UK
17/06/2015 07:48 BST | Updated 22/06/2015 12:59 BST

Petition For DWP To Release Figures On 'Benefits Deaths' Gains Over 133,000 Supporters

London, UNITED KINGDOM:  Former Conservative Party leader Ian Duncan Smith (L) attends the funeral of ex-British Cabinet Minister John Profumo at St. Paul's Church in Knightsbridge, in London, 20 March 2006. John Profumo, the British war minister caught in a sex and spy tangle at the height of the Cold War died aged 91, reviving old memories of a scandal that shook the establishment to the core and helped bring down the government. The scandal had all the players and ingredients of a period drama, with a ravishing young call girl, a dapper cabinet minister, a Russian agent, tales of orgies, and even gunshots fired into the night by a jealous lover. His downfall began in July 1961, when as a 48-year-old secretary of state for war in Prime Minister Harold Macmillan's government, Profumo fell for Christine Keeler, a 19-year-old prostitute. AFP PHOTO/BEN STANSALL  (Photo credit should read BEN STANSALL/AFP/Getty Images)
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London, UNITED KINGDOM: Former Conservative Party leader Ian Duncan Smith (L) attends the funeral of ex-British Cabinet Minister John Profumo at St. Paul's Church in Knightsbridge, in London, 20 March 2006. John Profumo, the British war minister caught in a sex and spy tangle at the height of the Cold War died aged 91, reviving old memories of a scandal that shook the establishment to the core and helped bring down the government. The scandal had all the players and ingredients of a period drama, with a ravishing young call girl, a dapper cabinet minister, a Russian agent, tales of orgies, and even gunshots fired into the night by a jealous lover. His downfall began in July 1961, when as a 48-year-old secretary of state for war in Prime Minister Harold Macmillan's government, Profumo fell for Christine Keeler, a 19-year-old prostitute. AFP PHOTO/BEN STANSALL (Photo credit should read BEN STANSALL/AFP/Getty Images)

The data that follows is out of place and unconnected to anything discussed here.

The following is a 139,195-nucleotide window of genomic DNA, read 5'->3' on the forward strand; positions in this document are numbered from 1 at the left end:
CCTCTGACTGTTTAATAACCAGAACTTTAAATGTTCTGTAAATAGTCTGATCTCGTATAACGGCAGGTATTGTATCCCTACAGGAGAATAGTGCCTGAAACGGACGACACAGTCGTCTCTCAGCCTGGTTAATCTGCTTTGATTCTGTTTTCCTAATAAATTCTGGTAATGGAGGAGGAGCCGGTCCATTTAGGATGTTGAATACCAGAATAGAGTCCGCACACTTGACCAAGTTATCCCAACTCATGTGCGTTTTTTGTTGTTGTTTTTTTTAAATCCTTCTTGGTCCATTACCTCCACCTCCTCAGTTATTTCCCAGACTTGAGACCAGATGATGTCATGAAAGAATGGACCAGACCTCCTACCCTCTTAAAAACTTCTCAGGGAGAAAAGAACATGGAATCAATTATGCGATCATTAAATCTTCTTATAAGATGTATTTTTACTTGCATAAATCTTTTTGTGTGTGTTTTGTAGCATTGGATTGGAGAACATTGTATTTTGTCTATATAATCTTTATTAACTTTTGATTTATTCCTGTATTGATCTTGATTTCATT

The petition calling for the Government to release statistics showing how many people have died within six weeks of having their benefits stopped has gained over 115,000 supporters in less than a week, bringing the total to over 133,000.

The Change.org petition was launched a week after the Department for Work and Pensions (DWP) appealed a decision to release the sensitive statistics.

Following a freedom of information request, the Information Commissioner's Office (ICO), an independent authority set up to uphold public information rights, agreed that there was no reason not to publish the figures.

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The ICO said: "Given the passage of time and level of interest in the information it is difficult to understand how the DWP could reasonably withhold the requested information."

The DWP is refusing to release the figures, despite the Information Commissioner's reasoning. A spokesperson told The Huffington Post UK: "We have lodged an appeal against the Information Commissioner’s decision to the tribunal.”

They also warned it was irresponsible to suggest a causal link between the death of an individual and their benefit claim, and that mortality rates among people with serious health conditions are likely to be higher than those among the general population.

The DWP rejected our request for further comment, stating that nothing has changed and they're still appealing the decision.

If you've been affected by the issues in this article, please call the Samaritans on 08457 90 90 90.

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